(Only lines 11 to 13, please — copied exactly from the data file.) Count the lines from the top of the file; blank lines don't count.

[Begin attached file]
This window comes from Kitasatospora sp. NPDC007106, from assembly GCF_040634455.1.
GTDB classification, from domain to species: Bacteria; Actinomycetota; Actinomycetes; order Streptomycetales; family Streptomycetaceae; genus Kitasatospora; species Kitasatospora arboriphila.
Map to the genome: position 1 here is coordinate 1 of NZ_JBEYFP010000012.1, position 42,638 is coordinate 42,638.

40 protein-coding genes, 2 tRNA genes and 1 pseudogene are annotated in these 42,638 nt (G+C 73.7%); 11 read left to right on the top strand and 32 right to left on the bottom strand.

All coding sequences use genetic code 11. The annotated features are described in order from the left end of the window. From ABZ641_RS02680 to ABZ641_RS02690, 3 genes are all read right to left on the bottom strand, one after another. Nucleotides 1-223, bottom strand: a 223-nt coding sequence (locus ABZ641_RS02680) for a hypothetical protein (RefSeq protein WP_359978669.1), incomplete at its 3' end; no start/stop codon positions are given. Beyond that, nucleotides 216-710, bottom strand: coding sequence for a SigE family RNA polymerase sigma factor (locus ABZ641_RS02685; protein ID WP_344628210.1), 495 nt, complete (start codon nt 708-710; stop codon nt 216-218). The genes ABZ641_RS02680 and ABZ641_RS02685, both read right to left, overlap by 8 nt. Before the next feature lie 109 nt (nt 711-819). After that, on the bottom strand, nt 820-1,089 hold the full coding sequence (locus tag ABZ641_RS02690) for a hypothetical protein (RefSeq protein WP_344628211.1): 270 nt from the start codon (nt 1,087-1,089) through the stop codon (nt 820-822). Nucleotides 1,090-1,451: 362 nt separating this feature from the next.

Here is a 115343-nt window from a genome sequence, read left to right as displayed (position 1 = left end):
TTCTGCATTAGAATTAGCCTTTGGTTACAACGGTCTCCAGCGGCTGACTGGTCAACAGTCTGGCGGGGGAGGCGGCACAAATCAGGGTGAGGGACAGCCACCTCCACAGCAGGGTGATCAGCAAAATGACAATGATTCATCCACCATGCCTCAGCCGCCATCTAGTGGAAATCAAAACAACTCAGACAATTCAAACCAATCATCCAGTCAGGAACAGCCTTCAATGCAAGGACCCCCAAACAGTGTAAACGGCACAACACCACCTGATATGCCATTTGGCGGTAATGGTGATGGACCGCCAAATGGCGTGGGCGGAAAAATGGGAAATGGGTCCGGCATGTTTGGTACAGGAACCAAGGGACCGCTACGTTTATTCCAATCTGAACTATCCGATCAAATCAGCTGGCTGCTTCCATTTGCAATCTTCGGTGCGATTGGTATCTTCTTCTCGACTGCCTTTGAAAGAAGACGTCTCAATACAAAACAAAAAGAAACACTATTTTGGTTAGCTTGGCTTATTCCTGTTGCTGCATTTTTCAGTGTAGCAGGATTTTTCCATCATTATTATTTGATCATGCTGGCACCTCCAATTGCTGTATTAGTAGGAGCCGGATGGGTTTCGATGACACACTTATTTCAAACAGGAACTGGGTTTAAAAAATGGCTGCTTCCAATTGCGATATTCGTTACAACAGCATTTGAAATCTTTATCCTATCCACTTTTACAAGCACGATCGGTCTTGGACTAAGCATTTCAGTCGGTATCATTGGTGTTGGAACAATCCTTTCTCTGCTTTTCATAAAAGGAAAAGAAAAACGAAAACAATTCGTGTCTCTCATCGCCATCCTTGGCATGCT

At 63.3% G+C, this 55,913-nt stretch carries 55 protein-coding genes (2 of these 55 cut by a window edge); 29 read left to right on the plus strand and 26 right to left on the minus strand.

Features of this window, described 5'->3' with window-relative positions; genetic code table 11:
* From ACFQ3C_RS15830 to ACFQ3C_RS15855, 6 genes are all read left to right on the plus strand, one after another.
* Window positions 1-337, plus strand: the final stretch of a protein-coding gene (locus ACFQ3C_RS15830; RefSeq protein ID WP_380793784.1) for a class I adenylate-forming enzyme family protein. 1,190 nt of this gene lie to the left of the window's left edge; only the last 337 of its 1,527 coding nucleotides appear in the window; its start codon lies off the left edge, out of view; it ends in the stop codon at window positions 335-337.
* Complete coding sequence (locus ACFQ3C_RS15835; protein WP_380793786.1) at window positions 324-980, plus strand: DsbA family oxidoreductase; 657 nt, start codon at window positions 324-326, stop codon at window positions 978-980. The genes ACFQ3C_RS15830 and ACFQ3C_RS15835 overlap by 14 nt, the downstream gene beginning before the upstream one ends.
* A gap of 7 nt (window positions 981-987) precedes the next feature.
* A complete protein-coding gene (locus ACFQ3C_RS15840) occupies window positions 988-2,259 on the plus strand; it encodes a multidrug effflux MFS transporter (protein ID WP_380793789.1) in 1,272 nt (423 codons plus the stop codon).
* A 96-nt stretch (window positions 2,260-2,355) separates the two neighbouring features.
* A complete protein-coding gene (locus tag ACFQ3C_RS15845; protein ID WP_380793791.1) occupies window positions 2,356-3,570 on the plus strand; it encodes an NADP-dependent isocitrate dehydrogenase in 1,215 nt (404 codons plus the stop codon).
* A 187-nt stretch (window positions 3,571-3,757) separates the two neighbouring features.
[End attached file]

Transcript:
* Window positions 1-337, plus strand: the final stretch of a protein-coding gene (locus ACFQ3C_RS15830; RefSeq protein ID WP_380793784.1) for a class I adenylate-forming enzyme family protein. 1,190 nt of this gene lie to the left of the window's left edge; only the last 337 of its 1,527 coding nucleotides appear in the window; its start codon lies off the left edge, out of view; it ends in the stop codon at window positions 335-337.
* Complete coding sequence (locus ACFQ3C_RS15835; protein WP_380793786.1) at window positions 324-980, plus strand: DsbA family oxidoreductase; 657 nt, start codon at window positions 324-326, stop codon at window positions 978-980. The genes ACFQ3C_RS15830 and ACFQ3C_RS15835 overlap by 14 nt, the downstream gene beginning before the upstream one ends.
* A gap of 7 nt (window positions 981-987) precedes the next feature.